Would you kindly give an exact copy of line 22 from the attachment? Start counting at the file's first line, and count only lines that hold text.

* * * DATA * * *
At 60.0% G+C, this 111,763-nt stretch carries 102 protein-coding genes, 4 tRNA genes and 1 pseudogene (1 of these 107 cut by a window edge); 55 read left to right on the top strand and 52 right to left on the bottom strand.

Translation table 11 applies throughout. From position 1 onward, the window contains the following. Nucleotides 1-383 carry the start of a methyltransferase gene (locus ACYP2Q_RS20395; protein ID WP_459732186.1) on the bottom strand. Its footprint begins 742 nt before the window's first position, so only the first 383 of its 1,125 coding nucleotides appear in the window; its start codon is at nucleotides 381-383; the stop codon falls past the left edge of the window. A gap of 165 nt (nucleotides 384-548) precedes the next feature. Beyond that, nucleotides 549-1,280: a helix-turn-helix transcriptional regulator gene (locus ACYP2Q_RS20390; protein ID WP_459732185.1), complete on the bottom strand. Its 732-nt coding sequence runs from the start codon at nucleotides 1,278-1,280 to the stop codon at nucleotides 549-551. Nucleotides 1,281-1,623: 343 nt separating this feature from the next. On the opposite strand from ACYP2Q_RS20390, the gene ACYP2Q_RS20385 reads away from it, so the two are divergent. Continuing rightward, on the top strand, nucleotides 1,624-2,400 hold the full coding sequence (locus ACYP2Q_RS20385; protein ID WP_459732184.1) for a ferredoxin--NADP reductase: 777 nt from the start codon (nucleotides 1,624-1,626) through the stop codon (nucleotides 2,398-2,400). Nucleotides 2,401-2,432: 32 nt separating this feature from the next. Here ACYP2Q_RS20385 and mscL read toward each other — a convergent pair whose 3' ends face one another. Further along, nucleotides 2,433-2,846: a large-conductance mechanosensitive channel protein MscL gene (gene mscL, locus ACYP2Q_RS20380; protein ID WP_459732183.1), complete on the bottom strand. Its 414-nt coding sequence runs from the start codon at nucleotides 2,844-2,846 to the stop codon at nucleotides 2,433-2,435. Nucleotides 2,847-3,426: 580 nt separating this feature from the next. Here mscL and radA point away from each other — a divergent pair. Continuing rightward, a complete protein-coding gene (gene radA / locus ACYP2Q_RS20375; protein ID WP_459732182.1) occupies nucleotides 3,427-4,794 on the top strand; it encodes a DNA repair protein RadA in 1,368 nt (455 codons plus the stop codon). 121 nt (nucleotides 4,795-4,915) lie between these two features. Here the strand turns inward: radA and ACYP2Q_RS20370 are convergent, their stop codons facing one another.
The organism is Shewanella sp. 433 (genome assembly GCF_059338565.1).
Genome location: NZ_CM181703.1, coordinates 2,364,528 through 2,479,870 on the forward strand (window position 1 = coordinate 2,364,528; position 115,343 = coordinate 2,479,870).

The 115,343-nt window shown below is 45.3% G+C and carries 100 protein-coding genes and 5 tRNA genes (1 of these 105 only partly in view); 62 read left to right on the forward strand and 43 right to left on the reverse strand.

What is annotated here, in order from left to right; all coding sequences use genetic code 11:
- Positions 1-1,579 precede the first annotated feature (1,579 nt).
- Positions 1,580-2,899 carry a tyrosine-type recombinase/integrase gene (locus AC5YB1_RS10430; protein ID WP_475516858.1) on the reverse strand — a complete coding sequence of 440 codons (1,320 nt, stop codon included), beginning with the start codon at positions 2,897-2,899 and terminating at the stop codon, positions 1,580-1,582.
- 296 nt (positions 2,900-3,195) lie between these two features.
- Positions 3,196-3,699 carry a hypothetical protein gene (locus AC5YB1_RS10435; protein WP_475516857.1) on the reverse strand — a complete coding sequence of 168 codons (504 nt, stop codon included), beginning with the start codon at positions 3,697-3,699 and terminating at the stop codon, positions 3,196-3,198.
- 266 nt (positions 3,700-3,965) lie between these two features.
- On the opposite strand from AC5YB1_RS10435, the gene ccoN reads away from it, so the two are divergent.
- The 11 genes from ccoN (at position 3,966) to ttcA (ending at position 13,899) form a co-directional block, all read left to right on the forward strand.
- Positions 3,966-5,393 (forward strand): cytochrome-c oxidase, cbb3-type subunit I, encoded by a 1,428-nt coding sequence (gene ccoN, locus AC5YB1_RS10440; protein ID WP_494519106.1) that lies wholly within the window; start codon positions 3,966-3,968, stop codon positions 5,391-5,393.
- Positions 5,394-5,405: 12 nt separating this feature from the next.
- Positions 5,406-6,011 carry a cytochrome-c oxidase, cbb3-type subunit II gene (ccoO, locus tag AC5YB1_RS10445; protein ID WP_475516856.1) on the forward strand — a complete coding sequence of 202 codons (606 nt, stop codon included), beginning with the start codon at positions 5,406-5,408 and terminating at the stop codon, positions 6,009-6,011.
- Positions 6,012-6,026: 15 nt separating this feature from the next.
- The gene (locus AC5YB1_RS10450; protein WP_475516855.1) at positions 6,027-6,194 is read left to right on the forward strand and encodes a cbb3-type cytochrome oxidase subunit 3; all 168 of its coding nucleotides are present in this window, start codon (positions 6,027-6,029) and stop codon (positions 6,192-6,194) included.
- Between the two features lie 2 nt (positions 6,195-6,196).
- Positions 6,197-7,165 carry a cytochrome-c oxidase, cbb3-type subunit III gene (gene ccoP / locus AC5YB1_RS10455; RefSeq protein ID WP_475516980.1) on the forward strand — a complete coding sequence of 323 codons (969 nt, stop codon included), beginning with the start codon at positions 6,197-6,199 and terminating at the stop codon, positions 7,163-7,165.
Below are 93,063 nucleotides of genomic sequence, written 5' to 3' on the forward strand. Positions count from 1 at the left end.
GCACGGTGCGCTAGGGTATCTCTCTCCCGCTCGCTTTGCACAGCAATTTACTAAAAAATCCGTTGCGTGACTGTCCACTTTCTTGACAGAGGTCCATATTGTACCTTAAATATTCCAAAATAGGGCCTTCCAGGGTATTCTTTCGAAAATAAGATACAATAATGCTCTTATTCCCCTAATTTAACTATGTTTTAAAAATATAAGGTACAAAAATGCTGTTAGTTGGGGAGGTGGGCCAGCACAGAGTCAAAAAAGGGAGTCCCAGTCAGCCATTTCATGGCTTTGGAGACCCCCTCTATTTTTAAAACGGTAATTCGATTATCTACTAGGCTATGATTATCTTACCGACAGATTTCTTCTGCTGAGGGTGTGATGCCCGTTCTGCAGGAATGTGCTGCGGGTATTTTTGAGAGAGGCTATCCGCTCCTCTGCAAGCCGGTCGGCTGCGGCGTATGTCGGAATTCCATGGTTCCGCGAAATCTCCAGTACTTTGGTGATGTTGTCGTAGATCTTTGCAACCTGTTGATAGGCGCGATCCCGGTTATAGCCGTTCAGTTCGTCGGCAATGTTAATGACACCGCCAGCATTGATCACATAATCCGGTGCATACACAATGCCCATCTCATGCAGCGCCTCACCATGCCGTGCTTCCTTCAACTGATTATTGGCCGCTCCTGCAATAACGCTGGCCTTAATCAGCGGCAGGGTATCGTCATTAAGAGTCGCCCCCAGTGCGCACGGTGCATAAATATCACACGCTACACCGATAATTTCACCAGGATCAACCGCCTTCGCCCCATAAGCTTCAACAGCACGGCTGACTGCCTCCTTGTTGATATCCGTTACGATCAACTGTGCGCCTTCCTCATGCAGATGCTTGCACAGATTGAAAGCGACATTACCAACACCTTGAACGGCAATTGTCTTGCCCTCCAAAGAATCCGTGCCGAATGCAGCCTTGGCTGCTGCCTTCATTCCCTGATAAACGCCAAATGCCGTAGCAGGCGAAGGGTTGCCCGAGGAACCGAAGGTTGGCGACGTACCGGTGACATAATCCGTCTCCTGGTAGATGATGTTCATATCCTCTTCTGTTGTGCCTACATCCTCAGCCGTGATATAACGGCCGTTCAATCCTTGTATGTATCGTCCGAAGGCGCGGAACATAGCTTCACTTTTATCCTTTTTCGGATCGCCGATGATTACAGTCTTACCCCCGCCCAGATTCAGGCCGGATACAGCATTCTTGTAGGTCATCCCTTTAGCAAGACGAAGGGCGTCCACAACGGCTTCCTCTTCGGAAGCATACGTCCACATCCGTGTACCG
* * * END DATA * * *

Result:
GCACGGTGCGCTAGGGTATCTCTCTCCCGCTCGCTTTGCACAGCAATTTACTAAAAAATCCGTTGCGTGACTGTCCACTTTCTTGACAGAGGTCCATATTGTACCTTAAATATTCCAAAATAGGGCCTTCCAGGGTATTCTTTCGAAAATAAGATACAATAATGCTCTTATTCCCCTAATTTAACTATGTTTTAAAAATATAAGGTACAAAAATGCTGTTAGTTGGGGAGGTGGGCCAGCACAGAGTCAAAAAAGGGAGTCCCAGTCAGCCATTTCATGGCTTTGGAGACCCCCTCTATTTTTAAAACGGTAATTCGATTATCTACTAGGCTATGATTATCTTACCGACAGATTTCTTCTGCTGAGGGTGTGATGCCCGTTCTGCAGGAATGTGCTGCGGGTATTTTTGAGAGAGGCTATCCGCTCCTCTGCAAGCCGGTCGGCTGCGGCGTATGTCGGAATTCCATGGTTCCGCGAAATCTCCAGTACTTTGGTGATGTTGTCGTAGATCTTTGCAACCTGTTGATAGGCGCGATCCCGGTTATAGCCGTTCAGTTCGTCGGCAATGTTAATGACACCGCCAGCATTGATCACATAATCCGGTGCATACACAATGCCCATCTCATGCAGCGCCTCACCATGCCGTGCTTCCTTCAACTGATTATTGGCCGCTCCTGCAATAACGCTGGCCTTAATCAGCGGCAGGGTATCGTCATTAAGAGTCGCCCCCAGTGCGCACGGTGCATAAATATCACACGCTACACCGATAATTTCACCAGGATCAACCGCCTTCGCCCCATAAGCTTCAACAGCACGGCTGACTGCCTCCTTGTTGATATCCGTTACGATCAACTGTGCGCCTTCCTCATGCAGATGCTTGCACAGATTGAAAGCGACATTACCAACACCTTGAACGGCAATTGTCTTGCCCTCCAAAGAATCCGTGCCGAATGCAGCCTTGGCTGCTGCCTTCATTCCCTGATAAACGCCAAATGCCGTAGCAGGCGAAGGGTTGCCCGAGGAACCGAAGGTTGGCGACGTACCGGTGACATAATCCGTCTCCTGGTAGATGATGTTCATATCCTCTTCTGTTGTGCCTACATCCTCAGCCGTGATATAACGGCCGTTCAATCCTTGTATGTATCGTCCGAAGGCGCGGAACATAGCTTCACTTTTATCCTTTTTCGGATCGCCGATGATTACAGTCTTACCCCCGCCCAGATTCAGGCCGGATACAGCATTCTTGTAGGTCATCCCTTTAGCAAGACGAAGGGCGTCCACAACGGCTTCCTCTTCGGAAGCATACGTCCACATCCGTGTACCG